To illustrate this we map the current branch representation around Brisbane, based on the latest APRA points of Presence report.

branch-mapping-saThen we mapped the number of households by digital segments – identifying those seeking a mobile first solution – to postcodes.  There is a striking mismatch between the two.

digital-footprint-adelaideHere is the top 10 listing by number of digitally aligned – mobile first – households across SA. They vary by segment, age, zone and region.

digital-suburbs-adelaideThis information is useful to anyone wishing to engage with these households because it highlights where the centre of gravity for online initiatives should be focussed. The point is that although households are in the digital world, they still have a geographic centre. Digital still has a geographic sense.

Looking at the banks, it seems that they are not heeding the geographic concentration of mobile first households, and nor are they fully comprehending the changes afoot. We think it likely there will be significant stranded costs in the branch network, and insufficient focus on “mobile first”banking offerings.

Households are leading the way.

Next time we will look at the state of play in Perth and then reveal the top ten digital suburbs across Australia.

Social Media Now The Centre Of Influence

The latest Deloitte’s Media Consumer survey, based on 2,000 consumers, highlights Social media is playing a central role in how we search for, discover, consume, and interact. Indeed social media networks have become  entertainment destinations in their own right. Facebook takes centre stage.

We are seeing new content formats, streamed video and advertising seamlessly integrated in a social context, providing an immersive and frictionless media experience. This manifests in many ways including the broadcast of live sports on Twitter, integrated news feeds through Facebook instant articles, music streaming embedded into Twitter or the use of bots to deliver a ‘conversational’ two-way news experience. Social media is increasingly powerful in shaping our media consumption experiences. This year, we are seeing the popularity of more immersive forms of content and media. Going to the movies saw an increase of 20% since last year, and although nascent, the arrival of virtual reality (VR) is upon us with the majority of respondents (58%) believing it will enhance their viewing experience. Video advertising or live streaming integrated into social platforms is the new norm.

At the same time, we seem to be becoming more engaged with the content that we consume – this year sees multi-tasking while watching TV remain at almost ubiquitous levels, but we are doing fewer additional activities at the same time. More of us are paying for the video content that we want – 22% of respondents pay for a subscription video on demand (SVOD) service and we pay more attention to content that we have paid for (70% of respondents agree they tend to pay closer attention to content that they have paid to watch). We would rather pay for TV shows than be distracted by ads (43% of respondents agree) and in news, where we are willing to pay for news online, it is because we value the in-depth analysis.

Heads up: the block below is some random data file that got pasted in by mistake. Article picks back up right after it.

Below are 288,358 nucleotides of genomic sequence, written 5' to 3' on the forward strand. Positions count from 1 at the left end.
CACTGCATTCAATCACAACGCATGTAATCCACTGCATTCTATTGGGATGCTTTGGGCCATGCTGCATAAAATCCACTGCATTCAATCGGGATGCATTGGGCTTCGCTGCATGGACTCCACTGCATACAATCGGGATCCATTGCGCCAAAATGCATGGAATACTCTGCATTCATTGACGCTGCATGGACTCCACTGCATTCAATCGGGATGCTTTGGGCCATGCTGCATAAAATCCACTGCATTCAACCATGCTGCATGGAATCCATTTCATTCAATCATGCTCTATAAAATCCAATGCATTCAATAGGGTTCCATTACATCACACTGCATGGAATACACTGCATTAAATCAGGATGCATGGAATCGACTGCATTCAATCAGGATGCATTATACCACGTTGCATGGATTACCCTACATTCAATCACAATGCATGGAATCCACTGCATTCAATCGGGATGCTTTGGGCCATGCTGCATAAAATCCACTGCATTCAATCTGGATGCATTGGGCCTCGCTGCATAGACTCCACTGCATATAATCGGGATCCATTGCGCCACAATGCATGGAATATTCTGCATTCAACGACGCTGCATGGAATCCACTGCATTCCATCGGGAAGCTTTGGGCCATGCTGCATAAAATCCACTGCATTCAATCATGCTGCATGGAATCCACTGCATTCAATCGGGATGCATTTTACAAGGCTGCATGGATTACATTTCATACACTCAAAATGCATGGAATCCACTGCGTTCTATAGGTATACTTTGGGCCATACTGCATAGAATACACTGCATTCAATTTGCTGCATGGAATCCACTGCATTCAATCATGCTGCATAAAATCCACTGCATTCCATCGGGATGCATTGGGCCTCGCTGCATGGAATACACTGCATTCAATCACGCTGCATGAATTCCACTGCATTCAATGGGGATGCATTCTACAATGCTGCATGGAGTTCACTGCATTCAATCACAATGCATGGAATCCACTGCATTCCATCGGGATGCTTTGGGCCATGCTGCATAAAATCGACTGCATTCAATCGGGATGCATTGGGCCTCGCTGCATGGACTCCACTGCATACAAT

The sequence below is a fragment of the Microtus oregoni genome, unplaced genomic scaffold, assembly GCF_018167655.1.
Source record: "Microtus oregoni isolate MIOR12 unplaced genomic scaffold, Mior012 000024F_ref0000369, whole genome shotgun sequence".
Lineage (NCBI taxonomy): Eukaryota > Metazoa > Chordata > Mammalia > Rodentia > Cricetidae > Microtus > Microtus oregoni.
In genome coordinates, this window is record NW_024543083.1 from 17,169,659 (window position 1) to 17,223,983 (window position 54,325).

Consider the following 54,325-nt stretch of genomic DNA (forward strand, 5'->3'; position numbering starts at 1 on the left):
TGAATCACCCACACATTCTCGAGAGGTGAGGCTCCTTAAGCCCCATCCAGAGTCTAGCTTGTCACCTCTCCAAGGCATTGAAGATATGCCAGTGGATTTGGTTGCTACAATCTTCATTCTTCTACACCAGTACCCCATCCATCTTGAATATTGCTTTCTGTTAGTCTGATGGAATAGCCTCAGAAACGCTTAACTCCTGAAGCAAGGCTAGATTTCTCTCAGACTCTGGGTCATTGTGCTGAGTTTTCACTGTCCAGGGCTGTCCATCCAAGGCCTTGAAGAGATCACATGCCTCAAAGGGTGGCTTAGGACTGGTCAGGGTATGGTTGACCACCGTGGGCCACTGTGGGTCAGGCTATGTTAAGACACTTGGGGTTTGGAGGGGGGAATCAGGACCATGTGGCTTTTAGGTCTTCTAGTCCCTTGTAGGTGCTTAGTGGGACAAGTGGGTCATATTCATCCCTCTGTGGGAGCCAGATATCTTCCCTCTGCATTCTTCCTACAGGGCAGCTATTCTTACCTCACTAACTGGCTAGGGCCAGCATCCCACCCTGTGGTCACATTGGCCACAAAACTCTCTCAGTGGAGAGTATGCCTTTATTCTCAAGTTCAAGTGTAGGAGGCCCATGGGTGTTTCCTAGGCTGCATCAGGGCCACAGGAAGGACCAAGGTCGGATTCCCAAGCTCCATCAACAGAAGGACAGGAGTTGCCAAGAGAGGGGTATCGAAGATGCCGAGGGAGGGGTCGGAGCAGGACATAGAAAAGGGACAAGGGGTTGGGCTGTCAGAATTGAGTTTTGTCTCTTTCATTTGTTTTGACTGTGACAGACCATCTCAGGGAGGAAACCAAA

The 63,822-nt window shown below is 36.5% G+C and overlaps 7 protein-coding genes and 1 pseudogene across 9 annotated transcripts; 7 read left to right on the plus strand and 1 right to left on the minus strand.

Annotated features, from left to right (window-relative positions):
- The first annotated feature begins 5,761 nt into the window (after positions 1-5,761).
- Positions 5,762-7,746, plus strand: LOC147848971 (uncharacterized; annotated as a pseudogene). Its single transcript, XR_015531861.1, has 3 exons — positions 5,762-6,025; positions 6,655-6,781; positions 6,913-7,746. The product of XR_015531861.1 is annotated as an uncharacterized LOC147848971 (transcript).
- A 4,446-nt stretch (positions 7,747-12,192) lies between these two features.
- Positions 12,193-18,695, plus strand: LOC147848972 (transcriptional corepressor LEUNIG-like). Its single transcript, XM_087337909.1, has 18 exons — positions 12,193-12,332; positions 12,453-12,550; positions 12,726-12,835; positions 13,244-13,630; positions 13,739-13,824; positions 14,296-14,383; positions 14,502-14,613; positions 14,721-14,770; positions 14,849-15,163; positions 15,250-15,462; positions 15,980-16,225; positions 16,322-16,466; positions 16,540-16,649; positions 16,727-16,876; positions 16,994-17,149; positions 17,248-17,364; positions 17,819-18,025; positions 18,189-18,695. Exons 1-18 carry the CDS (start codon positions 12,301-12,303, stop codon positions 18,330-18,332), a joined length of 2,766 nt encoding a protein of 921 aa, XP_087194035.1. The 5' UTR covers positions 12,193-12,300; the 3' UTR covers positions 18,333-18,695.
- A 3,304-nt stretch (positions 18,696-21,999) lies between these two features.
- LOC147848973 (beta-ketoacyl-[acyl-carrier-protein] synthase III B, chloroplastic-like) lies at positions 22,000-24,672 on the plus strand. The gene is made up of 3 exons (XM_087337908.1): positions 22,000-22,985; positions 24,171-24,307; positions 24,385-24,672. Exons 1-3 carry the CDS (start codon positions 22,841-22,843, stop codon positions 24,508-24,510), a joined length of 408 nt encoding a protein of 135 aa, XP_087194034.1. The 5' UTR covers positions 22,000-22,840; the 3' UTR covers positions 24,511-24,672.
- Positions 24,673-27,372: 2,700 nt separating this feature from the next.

This year we have focused on the Millennial effect – the extent to which Millennials are shaping the future of media consumption.

There are many behaviours which are subsequently adopted by Xers, Boomers and even Matures. But there are key differences within the ‘Millennials’ demographic. Trailing Millennials (14-26 year-olds) are the true digital natives, observable in distinct behaviours such as higher adoption of streaming as a means for accessing TV content (used more than live programming), increased willingness to pay for all forms of digital content and more pronounced digital habits such as bingeing and multi-tasking.

Highlights include, the number of connected devices we maintain continues to increase – 56% of survey respondents are digital omnivores (owning a smartphone, laptop and tablet), up from 50% last year. Device selection is all about convenience with 69% of respondents agreeing that being able to watch content when they want is more important than the device on which they watch it. Managing all these devices can be difficult, with 39% of respondents believing that managing all the connected technology in their house is so complex that they require help to operate it.

Deloitte-DevicesSixty-one percent of Australian survey respondents engage with social media on a daily basis – up slightly since last year (59%) and representing 31% growth (CAGR) since 2013. This increase is observed across all age groups, although the fastest rates of growth over the past four years have been among Boomers (38% CAGR) and Matures (40% CAGR).

Deloitte-SMsUptake is greatest within Millennials with only 4% of Leading Millennials not actively using social media. Of those who do use social media, 77% of Trailing and 84% of Leading Millennials engage with these networks on a daily basis. Among Matures, there are two camps – as many Mature respondents are checking their social networks daily (36%) as there are not using social media at all (37%). For Boomers, nearly half are daily users (47%), whilst only a quarter (25%) aren’t on any form of social network.